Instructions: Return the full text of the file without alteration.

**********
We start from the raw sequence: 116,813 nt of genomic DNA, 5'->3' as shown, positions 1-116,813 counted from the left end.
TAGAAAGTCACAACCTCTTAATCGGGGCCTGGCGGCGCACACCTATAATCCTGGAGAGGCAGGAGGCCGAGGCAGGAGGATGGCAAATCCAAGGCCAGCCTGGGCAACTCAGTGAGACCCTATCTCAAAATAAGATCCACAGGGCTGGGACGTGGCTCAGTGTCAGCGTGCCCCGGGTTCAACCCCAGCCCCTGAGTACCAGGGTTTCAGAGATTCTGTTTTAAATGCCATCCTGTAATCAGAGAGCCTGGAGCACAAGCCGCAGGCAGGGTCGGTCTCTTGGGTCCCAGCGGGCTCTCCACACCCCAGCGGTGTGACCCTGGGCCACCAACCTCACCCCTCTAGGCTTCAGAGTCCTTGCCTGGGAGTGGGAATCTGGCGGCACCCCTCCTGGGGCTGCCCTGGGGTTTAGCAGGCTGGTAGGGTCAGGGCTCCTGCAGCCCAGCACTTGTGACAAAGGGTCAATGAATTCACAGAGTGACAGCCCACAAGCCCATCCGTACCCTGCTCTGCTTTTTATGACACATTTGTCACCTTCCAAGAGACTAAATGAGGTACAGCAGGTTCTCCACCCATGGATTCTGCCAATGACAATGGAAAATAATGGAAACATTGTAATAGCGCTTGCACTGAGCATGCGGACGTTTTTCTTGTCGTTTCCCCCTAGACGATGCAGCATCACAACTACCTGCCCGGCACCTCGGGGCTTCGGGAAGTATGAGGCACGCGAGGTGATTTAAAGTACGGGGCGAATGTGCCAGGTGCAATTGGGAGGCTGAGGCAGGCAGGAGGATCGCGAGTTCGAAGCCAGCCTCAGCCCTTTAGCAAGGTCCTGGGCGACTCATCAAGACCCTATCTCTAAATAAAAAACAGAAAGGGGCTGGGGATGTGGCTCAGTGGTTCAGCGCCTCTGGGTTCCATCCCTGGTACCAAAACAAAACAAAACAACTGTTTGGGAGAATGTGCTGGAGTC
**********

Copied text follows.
We start from the raw sequence: 116,813 nt of genomic DNA, 5'->3' as shown, positions 1-116,813 counted from the left end.
TAGAAAGTCACAACCTCTTAATCGGGGCCTGGCGGCGCACACCTATAATCCTGGAGAGGCAGGAGGCCGAGGCAGGAGGATGGCAAATCCAAGGCCAGCCTGGGCAACTCAGTGAGACCCTATCTCAAAATAAGATCCACAGGGCTGGGACGTGGCTCAGTGTCAGCGTGCCCCGGGTTCAACCCCAGCCCCTGAGTACCAGGGTTTCAGAGATTCTGTTTTAAATGCCATCCTGTAATCAGAGAGCCTGGAGCACAAGCCGCAGGCAGGGTCGGTCTCTTGGGTCCCAGCGGGCTCTCCACACCCCAGCGGTGTGACCCTGGGCCACCAACCTCACCCCTCTAGGCTTCAGAGTCCTTGCCTGGGAGTGGGAATCTGGCGGCACCCCTCCTGGGGCTGCCCTGGGGTTTAGCAGGCTGGTAGGGTCAGGGCTCCTGCAGCCCAGCACTTGTGACAAAGGGTCAATGAATTCACAGAGTGACAGCCCACAAGCCCATCCGTACCCTGCTCTGCTTTTTATGACACATTTGTCACCTTCCAAGAGACTAAATGAGGTACAGCAGGTTCTCCACCCATGGATTCTGCCAATGACAATGGAAAATAATGGAAACATTGTAATAGCGCTTGCACTGAGCATGCGGACGTTTTTCTTGTCGTTTCCCCCTAGACGATGCAGCATCACAACTACCTGCCCGGCACCTCGGGGCTTCGGGAAGTATGAGGCACGCGAGGTGATTTAAAGTACGGGGCGAATGTGCCAGGTGCAATTGGGAGGCTGAGGCAGGCAGGAGGATCGCGAGTTCGAAGCCAGCCTCAGCCCTTTAGCAAGGTCCTGGGCGACTCATCAAGACCCTATCTCTAAATAAAAAACAGAAAGGGGCTGGGGATGTGGCTCAGTGGTTCAGCGCCTCTGGGTTCCATCCCTGGTACCAAAACAAAACAAAACAACTGTTTGGGAGAATGTGCTGGAGTC